When the Heartbleed Bug in OpenSSL emerged in 2014, I was head of Software Engineering at a medium-sized company and responsible for a team of 40 software engineers. We were implementing contract projects for our customers. Our customers were large corporations for whom we designed and developed digital products and services.
When the bug was published, many companies panicked. And it didn’t take long before we were also affected by the shockwaves and the debris that the bug had triggered. Customers were calling us. Even those we haven’t heard from in a long time have called us and asked for our help.
We had to quickly identify which of our customers’ systems used the affected software and were thus affected by the bug and vulnerable to the security risks. The big challenge was that this was often not easy, as we had customers on the line that we had no contact for years.
Because of this, we had no updated records of the components that were used in these systems and didn’t know which version they had installed. We needed to spend a lot of time painstakingly gathering this information manually. This meant searching through old documentation, and GIT-repositories and analyzing the used components.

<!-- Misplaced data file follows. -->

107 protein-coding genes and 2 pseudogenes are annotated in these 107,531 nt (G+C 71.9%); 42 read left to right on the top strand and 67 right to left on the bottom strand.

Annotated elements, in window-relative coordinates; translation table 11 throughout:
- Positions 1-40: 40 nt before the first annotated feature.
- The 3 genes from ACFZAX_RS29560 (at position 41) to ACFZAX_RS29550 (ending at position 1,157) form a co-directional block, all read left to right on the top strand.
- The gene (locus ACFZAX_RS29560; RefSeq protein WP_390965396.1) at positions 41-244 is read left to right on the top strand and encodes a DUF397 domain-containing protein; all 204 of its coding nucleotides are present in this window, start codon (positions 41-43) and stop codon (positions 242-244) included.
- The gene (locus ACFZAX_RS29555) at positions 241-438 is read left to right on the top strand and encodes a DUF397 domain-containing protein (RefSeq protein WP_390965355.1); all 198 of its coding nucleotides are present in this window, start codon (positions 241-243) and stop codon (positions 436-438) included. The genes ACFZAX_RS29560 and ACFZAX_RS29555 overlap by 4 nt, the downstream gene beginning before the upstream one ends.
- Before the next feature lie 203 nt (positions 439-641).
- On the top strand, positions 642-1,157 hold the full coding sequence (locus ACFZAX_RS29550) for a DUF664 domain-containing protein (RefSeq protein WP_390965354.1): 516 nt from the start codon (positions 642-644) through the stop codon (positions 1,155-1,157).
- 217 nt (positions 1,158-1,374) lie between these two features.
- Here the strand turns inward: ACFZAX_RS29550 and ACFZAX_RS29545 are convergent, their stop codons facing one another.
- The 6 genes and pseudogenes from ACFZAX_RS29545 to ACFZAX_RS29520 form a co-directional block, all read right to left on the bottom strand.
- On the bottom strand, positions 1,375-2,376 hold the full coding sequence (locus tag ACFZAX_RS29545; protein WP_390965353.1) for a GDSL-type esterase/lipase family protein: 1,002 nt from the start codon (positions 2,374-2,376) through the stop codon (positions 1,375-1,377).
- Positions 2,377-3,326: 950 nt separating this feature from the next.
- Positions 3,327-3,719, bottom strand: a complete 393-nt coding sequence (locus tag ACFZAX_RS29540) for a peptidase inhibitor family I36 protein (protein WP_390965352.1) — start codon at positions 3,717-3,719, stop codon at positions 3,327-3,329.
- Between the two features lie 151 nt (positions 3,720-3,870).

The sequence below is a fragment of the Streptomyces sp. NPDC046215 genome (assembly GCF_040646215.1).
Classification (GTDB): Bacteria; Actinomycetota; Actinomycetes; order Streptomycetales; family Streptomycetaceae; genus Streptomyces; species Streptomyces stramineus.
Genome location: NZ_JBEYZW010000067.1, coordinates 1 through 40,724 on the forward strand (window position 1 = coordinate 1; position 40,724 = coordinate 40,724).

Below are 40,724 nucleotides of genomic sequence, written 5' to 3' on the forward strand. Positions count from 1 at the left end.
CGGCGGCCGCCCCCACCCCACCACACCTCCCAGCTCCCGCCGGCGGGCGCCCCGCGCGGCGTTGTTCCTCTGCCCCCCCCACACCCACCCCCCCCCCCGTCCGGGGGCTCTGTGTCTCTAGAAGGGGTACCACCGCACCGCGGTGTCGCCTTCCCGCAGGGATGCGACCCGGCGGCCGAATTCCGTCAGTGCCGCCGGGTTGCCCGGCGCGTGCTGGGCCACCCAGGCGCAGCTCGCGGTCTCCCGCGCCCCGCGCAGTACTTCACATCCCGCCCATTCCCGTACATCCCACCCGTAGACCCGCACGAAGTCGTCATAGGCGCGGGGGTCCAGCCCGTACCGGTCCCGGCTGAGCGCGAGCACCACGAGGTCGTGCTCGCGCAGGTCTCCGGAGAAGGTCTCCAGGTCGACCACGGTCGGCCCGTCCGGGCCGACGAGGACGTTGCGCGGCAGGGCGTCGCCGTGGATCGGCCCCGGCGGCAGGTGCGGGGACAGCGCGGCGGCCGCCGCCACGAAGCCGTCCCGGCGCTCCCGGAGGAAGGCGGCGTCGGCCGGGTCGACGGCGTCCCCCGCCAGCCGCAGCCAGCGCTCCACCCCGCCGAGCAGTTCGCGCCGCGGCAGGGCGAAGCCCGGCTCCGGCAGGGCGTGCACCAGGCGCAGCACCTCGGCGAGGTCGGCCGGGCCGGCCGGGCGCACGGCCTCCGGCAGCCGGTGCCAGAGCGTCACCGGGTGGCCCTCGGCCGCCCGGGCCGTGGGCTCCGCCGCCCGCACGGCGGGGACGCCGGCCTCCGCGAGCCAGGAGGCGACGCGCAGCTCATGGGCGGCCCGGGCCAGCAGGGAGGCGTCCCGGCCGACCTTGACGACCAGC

If we had created a software bill of materials (SBOM) for each product we developed, we would have saved a lot of work and stress for us and our customers. Even better, we could have used existing SBOMs to proactively contact our customers and sell a better professional service to our customers.
The Heartbleed Bug was a serious security vulnerability in the OpenSSL cryptographic library, which is widely used to secure communication on the internet. It was discovered in April 2014 and received widespread attention due to its potential impact on the security of websites, web applications, and various networked services.
The vulnerability in OpenSSL, specifically in the implementation of the Transport Layer Security (TLS) and Secure Sockets Layer (SSL) protocols, allowed an attacker to read sensitive data from the memory of a server or client that was running a vulnerable version of OpenSSL. This data could include usernames, passwords, cryptographic keys, and other confidential information exchanged during the SSL/TLS handshake process, which is used to establish secure connections between clients and servers.
The name “Heartbleed” came from the way the vulnerability was exploited. It occurred in the “heartbeat” extension of the SSL/TLS protocol, used to keep a connection alive by periodically sending a “heartbeat” message. Unfortunately, due to a programming error in OpenSSL, an attacker could send a specially crafted heartbeat request to a vulnerable server, tricking it into responding with a chunk of its memory, which could contain sensitive information.